Ransomware Being Spread Through Fake Windows 10 Update

September 24th, 2015

Windows 10 update screen

Microsoft began rolling out Windows 10 as an update to customers on July 29th. Not even two months later, the first example of a Windows 10 update being used as a smokescreen to distribute malware has been spotted. Specifically, this scam convinces users they’re downloading the Windows 10 update, when in reality they’re adding CTB Locker to their hard drives, which is a nasty form of ransomware. Here’s what you need to know.

The scam starts with an email, as many of these types of scams do. This one appears to be directly from Microsoft at first glance. While the email address appears to be legitimate and the subject reads ‘Windows 10 Free Update’, there are a couple of giveaways that this offer isn’t on the level. Most notably, if you’re already a Windows user, Microsoft probably isn’t going to contact you via email to distribute your upgrade. Think about how Microsoft typically offers updates to your current operating system. Rather than emailing you each time a new update or patch is available, these new files are either downloaded automatically or you’re notified directly on your desktop. If you’ve been paying attention, you’ve probably seen a notification giving you the option to upgrade to Windows 10 already.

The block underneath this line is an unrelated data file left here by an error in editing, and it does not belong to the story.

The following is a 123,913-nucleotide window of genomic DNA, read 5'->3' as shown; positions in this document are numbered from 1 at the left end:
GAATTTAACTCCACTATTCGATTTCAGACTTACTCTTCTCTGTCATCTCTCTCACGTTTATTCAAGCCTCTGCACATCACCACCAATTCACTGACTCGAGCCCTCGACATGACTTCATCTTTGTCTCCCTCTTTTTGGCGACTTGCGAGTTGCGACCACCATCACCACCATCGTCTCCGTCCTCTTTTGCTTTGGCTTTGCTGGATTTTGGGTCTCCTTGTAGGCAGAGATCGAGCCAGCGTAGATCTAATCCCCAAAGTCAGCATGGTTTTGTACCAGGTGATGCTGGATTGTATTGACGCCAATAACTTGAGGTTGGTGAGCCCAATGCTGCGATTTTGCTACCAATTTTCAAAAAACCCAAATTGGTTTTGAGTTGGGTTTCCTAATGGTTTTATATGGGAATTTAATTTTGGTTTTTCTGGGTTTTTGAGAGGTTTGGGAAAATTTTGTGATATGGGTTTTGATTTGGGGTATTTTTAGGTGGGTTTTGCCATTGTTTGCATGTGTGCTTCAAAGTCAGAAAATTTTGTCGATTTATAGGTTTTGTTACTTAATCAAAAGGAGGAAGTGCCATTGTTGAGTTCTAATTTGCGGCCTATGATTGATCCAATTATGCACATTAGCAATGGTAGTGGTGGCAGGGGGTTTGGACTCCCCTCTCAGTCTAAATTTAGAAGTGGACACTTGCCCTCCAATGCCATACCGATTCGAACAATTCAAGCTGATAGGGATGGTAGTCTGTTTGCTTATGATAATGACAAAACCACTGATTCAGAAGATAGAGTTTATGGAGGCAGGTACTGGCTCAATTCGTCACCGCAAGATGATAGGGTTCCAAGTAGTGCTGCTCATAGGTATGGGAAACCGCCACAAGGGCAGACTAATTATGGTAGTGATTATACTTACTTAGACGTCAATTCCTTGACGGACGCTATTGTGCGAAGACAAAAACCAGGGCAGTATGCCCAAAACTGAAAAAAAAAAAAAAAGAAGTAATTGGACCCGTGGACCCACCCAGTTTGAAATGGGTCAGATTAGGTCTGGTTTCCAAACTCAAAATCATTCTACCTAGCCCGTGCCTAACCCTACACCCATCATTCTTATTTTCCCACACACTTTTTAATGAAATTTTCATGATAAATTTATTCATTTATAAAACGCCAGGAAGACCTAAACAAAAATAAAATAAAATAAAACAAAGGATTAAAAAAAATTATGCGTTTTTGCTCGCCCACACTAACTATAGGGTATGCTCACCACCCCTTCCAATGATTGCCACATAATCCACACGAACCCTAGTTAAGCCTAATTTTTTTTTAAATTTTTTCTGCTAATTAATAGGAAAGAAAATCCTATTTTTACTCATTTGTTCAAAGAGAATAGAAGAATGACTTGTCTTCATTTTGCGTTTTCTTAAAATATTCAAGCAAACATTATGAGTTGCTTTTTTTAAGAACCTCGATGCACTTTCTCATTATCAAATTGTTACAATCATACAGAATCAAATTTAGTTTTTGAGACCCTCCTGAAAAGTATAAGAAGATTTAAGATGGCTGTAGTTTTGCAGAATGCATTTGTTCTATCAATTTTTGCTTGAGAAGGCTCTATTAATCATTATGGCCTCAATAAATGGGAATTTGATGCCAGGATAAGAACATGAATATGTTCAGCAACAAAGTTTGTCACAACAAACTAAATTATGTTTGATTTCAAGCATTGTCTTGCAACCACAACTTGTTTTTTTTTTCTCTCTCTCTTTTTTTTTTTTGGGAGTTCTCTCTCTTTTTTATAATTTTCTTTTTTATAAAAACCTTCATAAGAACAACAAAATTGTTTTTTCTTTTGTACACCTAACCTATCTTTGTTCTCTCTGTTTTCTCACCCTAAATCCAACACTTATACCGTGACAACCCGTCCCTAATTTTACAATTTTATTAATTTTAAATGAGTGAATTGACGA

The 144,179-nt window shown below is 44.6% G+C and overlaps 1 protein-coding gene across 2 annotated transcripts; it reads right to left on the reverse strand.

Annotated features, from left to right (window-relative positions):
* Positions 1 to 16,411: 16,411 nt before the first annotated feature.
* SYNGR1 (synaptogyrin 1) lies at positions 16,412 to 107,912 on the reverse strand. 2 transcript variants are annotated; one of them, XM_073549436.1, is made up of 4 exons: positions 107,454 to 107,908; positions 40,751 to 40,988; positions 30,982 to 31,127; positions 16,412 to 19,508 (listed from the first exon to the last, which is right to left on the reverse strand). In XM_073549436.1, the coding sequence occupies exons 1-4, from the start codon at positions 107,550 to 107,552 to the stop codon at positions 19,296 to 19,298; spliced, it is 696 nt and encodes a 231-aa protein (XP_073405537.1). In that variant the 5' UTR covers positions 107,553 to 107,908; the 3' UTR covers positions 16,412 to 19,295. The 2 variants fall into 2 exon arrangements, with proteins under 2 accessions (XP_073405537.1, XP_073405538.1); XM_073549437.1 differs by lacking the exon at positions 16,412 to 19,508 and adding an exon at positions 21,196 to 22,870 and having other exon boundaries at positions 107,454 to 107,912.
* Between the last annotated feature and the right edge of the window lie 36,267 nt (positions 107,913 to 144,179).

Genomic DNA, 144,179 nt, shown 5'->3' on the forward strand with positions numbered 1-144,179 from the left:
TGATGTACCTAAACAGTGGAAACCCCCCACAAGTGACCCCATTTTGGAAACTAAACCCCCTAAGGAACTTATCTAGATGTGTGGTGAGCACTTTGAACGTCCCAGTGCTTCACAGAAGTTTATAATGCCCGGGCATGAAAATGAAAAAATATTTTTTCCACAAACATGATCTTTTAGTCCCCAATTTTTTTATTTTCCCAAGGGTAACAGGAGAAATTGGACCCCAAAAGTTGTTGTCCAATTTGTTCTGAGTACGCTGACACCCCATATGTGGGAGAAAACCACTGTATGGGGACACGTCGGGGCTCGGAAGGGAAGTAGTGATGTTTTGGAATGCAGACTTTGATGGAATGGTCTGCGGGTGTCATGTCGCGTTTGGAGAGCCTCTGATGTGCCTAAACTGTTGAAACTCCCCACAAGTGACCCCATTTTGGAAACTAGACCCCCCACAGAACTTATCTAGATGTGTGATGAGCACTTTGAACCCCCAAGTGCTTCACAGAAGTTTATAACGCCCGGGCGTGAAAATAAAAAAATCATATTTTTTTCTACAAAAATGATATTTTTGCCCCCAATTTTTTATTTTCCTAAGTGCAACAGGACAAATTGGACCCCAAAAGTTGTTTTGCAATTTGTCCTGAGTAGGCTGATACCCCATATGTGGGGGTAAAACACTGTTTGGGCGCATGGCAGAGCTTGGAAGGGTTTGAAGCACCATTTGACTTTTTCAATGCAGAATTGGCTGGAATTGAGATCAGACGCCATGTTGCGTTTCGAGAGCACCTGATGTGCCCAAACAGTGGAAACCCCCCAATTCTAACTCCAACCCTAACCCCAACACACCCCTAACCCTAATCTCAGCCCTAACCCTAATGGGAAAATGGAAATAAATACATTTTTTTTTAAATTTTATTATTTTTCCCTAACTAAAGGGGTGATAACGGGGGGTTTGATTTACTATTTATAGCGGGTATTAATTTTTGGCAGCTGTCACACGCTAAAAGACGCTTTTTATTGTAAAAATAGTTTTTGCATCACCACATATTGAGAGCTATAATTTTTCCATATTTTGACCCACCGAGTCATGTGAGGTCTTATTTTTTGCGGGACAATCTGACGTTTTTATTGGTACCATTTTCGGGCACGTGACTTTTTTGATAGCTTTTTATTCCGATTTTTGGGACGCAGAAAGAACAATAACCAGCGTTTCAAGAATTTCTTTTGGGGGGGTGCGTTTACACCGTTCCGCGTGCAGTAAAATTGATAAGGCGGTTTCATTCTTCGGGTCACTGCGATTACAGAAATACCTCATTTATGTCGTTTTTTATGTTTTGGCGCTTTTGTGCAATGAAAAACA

If users fail to recognize this and follow the emails offer, however, they’re directed to a site to download files purporting to be Windows 10. It’s unclear how official this download page looks, but this is a good reminder not to download anything by following an emailed link. If this were a legitimate offer from Microsoft, you should be able to go to their official website yourself and find a way to download the update. Instead, users in this scam are downloading ransomware and then installing it on their devices.

With CT Locker unleashed, users see a warning pop up that informs them that their files have been encrypted and a ransom is demanded in order to unlock them. This ransom is 2-bitcoins, or about $600 and users are given 96 hours to comply. After that period, files are presumably lost forever. In most cases, these files aren’t unlocked and the malware isn’t made dormant even when a payment is submitted.

These emails have been spotted by users in the US, Russia, India, France and a number of other countries. While this is the first instance of Windows 10 being used in a malware scam, it’s not likely to be the last. The Windows 10 update is a perfect opportunity for cyber criminals to use these types of scams while users are already expecting to download files.

If any of your devices have been infected with malware and viruses, or just aren’t working the way they should, stop by and see us at Geek Rescue near 61st and Memorial, or give us a call at 918-369-4335.

New Features Included in iOS 9

September 18th, 2015

iPhone on desk

Apple’s latest version of iOS became available earlier this week. If you’re still wondering whether or not it’s worth it to download iOS 9 for your Apple device, browse through this list of features compiled by Gizmodo. Here you can see a non-exhaustive list of what you can do with iOS 9 that was impossible with iOS 8.